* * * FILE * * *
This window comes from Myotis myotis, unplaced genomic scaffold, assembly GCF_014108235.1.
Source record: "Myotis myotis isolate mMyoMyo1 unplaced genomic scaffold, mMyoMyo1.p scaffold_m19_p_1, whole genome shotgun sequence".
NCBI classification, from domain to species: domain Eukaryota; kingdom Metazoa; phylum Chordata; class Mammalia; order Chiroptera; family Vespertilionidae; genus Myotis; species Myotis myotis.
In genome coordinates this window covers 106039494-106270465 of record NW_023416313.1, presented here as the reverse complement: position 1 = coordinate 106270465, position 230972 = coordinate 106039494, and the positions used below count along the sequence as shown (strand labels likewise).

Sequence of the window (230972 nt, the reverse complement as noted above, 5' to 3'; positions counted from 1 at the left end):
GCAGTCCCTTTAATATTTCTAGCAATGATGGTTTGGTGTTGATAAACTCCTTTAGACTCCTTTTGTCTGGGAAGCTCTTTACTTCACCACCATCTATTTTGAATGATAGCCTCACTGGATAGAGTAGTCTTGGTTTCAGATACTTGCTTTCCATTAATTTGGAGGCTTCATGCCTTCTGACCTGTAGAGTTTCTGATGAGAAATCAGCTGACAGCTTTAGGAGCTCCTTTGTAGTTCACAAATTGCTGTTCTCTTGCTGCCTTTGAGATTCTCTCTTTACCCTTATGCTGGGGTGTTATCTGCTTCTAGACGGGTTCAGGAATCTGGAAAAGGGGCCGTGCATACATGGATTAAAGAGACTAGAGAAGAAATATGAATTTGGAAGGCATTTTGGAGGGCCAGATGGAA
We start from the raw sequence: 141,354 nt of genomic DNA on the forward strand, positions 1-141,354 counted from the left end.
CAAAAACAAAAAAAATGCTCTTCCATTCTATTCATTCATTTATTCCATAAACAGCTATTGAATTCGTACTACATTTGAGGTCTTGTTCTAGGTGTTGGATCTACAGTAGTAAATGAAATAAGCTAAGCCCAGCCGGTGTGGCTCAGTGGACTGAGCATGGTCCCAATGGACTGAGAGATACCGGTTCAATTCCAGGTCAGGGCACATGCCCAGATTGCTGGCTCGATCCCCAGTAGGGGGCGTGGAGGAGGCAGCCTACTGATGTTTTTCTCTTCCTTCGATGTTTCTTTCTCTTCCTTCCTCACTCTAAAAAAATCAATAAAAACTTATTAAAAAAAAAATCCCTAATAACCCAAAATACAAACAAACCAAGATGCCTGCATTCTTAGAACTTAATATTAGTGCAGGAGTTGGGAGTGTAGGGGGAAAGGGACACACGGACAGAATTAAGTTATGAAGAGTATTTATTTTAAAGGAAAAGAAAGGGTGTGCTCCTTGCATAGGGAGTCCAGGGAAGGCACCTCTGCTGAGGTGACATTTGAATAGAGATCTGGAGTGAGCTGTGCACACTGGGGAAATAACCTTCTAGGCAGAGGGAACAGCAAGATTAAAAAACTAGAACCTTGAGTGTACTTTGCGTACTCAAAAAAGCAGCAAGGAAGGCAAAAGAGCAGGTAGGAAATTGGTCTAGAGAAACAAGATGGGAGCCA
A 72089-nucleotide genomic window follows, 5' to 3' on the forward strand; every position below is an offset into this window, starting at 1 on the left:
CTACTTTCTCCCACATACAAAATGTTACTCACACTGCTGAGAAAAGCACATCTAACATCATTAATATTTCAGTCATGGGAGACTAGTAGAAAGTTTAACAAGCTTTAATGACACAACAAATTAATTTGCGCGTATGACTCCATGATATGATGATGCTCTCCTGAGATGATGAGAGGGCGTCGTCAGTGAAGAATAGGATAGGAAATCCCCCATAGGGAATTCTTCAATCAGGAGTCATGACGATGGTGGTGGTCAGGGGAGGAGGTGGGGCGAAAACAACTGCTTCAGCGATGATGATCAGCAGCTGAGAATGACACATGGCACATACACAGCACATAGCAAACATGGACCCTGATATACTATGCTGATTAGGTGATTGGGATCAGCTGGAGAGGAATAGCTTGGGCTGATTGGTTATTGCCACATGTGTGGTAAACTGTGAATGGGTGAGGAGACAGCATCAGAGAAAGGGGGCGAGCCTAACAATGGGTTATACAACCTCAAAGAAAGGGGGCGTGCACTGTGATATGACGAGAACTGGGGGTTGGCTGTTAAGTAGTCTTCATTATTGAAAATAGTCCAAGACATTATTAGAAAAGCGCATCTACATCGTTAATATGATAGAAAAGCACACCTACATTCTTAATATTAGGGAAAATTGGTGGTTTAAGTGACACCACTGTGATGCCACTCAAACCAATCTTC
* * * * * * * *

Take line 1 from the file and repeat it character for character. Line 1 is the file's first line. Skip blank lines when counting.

This window comes from Myotis myotis, unplaced genomic scaffold, assembly GCF_014108235.1.